SKY–TRACK TECHNOLOGY COMPANY LIMITED, Appellant, v. HSS DEVELOPMENT, INC., etc., Defendant, Ben Jamil, etc., Respondent.
DECISION & ORDER
In an action, inter alia, to recover damages for breach of a partnership agreement, the plaintiff appeals from an order of the Supreme Court, Westchester County (Lester B. Adler, J.), dated March 27, 2015. The order, insofar as appealed from, granted the motion of the defendant Ben Jamil pursuant to CPLR 3211(a) to dismiss the complaint insofar as asserted against him.
ORDERED that the order is affirmed insofar as appealed from, without costs or disbursements.
The plaintiff commenced this action, inter alia, to recover damages for breach of a partnership agreement between it and Homeland Security Strategies GB, Ltd. (hereinafter Homeland). The complaint alleged that the partnership agreement, among other things, designated the plaintiff as Homeland's exclusive sales and marketing representative in Nigeria for Homeland's electronic security products and that Homeland agreed to provide experts and security equipment for the plaintiff's live demonstration workshop. The defendant Ben Jamil moved pursuant to CPLR 3211(a) to dismiss the complaint insofar as asserted against him on the ground that he could not be held personally liable for Homeland's obligations under the partnership agreement. The Supreme Court granted Jamil's motion, and the plaintiff appeals.
“The general rule ․ is that a corporation exists independently of its owners, who are not personally liable for its obligations, and that individuals may incorporate for the express purpose of limiting their liability” (East Hampton Union Free School Dist. v. Sandpebble Bldrs., Inc., 66 A.D.3d 122, 126, 884 N.Y.S.2d 94, affd 16 N.Y.3d 775, 919 N.Y.S.2d 496, 944 N.E.2d 1135). “The concept of piercing the corporate veil is an exception to this general rule, permitting, in certain circumstances, the imposition of personal liability on owners for the obligations of their corporation” (id. at 126, 884 N.Y.S.2d 94). “A plaintiff seeking to pierce the corporate veil must demonstrate that a court in equity should intervene because the owners of the corporation exercised complete domination over it in the transaction at issue and, in doing so, abused the privilege of doing business in the corporate form, thereby perpetrating a wrong that resulted in injury to the plaintiff” (id.; see Matter of Morris v. New York State Dept. of Taxation & Fin., 82 N.Y.2d 135, 142, 603 N.Y.S.2d 807, 623 N.E.2d 1157; JGK Indus., LLC v. Hayes N.Y. Bus., LLC, 145 A.D.3d 979, 980, 45 N.Y.S.3d 479). “Factors to be considered in determining whether the owner has ‘abused the privilege of doing business in the corporate form’ include whether there was a ‘failure to adhere to corporate formalities, inadequate capitalization, commingling of assets, and use of corporate funds for personal use’ ” (East Hampton Union Free School Dist. v. Sandpebble Bldrs., Inc., 66 A.D.3d at 127, 884 N.Y.S.2d 94, quoting Millennium Constr., LLC v. Loupolover, 44 A.D.3d 1016, 1016–1017, 845 N.Y.S.2d 110).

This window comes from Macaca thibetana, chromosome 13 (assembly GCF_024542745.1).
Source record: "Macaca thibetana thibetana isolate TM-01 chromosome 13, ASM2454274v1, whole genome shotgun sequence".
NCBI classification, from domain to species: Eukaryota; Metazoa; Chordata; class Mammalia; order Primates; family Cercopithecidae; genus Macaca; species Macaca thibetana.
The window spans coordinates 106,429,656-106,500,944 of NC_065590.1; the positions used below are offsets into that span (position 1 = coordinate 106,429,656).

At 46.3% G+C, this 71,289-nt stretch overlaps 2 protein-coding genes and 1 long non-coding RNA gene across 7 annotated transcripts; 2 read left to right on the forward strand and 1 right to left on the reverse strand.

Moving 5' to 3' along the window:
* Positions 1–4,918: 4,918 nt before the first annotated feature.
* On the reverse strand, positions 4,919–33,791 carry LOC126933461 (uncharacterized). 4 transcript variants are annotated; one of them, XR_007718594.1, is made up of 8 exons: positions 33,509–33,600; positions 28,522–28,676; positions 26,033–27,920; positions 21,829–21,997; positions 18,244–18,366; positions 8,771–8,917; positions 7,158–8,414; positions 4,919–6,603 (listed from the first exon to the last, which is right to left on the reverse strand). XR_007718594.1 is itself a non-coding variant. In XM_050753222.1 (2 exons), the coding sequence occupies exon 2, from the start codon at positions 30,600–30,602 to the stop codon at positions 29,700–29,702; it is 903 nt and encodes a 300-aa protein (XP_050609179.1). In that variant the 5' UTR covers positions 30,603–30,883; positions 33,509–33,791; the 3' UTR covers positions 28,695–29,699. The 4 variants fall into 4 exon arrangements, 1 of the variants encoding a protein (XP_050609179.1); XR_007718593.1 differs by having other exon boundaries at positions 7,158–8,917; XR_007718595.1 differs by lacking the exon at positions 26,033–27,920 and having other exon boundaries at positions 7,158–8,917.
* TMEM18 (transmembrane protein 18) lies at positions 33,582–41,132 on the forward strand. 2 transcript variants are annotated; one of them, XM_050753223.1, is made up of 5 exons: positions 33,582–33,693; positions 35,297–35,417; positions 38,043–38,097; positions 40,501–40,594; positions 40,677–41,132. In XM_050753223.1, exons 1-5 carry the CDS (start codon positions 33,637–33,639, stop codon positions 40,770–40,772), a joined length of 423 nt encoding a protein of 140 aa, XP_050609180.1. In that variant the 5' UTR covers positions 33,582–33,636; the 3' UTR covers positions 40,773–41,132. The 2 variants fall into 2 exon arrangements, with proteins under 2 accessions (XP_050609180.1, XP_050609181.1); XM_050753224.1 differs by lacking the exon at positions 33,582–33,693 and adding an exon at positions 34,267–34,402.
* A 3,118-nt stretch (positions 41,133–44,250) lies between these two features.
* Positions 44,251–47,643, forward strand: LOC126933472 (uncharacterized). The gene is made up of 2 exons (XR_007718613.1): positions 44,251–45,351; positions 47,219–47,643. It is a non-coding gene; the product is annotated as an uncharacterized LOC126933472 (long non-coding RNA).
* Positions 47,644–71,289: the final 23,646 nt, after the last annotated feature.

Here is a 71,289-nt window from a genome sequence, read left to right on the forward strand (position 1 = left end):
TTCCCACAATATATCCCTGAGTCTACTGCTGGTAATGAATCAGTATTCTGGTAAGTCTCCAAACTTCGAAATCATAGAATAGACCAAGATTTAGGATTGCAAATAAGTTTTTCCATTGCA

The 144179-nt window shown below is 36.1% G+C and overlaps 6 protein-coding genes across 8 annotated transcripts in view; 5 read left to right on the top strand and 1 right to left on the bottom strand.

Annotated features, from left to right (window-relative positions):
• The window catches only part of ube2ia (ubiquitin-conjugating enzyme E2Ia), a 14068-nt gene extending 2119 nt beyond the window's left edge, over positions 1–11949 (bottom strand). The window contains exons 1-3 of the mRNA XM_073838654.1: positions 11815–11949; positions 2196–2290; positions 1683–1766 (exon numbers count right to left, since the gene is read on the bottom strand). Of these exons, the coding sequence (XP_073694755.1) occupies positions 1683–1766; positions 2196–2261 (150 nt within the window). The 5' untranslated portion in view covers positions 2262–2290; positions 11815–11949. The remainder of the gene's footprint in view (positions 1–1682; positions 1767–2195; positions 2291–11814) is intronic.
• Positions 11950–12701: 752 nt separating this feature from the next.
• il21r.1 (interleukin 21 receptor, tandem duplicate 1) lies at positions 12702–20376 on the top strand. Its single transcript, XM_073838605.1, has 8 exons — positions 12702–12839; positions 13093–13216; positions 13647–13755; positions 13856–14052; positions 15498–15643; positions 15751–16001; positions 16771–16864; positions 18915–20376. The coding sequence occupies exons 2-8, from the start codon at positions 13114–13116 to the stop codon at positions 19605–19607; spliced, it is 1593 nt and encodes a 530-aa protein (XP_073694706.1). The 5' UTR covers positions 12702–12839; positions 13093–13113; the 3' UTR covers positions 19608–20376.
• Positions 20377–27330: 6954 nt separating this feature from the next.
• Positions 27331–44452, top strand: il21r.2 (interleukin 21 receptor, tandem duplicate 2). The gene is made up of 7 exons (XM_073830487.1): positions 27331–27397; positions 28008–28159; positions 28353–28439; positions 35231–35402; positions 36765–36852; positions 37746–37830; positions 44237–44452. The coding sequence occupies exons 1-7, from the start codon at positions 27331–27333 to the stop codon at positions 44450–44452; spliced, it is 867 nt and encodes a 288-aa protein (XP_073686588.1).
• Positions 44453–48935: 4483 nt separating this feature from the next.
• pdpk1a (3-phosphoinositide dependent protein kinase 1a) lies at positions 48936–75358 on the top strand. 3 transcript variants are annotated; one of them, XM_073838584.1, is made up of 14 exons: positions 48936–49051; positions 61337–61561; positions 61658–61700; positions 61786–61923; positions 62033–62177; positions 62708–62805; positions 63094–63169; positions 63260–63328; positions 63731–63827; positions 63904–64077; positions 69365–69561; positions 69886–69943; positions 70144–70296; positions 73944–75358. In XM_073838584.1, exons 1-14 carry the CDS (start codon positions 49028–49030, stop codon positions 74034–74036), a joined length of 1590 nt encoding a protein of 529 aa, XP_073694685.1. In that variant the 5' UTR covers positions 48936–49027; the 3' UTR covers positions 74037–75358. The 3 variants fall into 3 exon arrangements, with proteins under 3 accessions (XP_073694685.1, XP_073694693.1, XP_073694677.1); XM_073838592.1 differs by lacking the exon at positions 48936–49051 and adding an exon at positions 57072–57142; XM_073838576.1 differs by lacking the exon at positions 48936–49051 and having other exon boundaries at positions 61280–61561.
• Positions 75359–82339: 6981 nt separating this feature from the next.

Here, the complaint set forth only conclusory allegations that Jamil and the corporate defendant, allegedly doing business under different names, acted as each other's alter egos. “Mere conclusory statements that a corporation is dominated or controlled by a shareholder are insufficient to sustain a cause of action against a shareholder in its individual capacity” (JGK Indus., LLC v. Hayes N.Y. Bus., LLC, 145 A.D.3d at 981, 45 N.Y.S.3d 479). The plaintiff failed to allege sufficient facts to reflect that Jamil exercised domination and control over Homeland “which is so complete that the corporation has no separate mind, will, or existence of its own” (Bowles v. Errico, 163 A.D.2d 771, 772–773, 558 N.Y.S.2d 734 [internal quotation marks omitted] ). Further, inasmuch as the plaintiff offered nothing more than bald, unsubstantiated allegations that there was an abuse of the privilege of doing business in the corporate form, we agree with the Supreme Court that alter ego liability could not be imposed on Jamil (see Sacks v. The Knolls at Pinewood, LLC, 157 A.D.3d 917, 919, 69 N.Y.S.3d 677; East Hampton Union Free School Dist. v. Sandpebble Bldrs., Inc., 66 A.D.3d at 126–127, 884 N.Y.S.2d 94).
Accordingly, we agree with the Supreme Court's determination to grant Jamil's motion to dismiss the complaint insofar as asserted against him.
CHAMBERS, J.P., AUSTIN, ROMAN and IANNACCI, JJ., concur.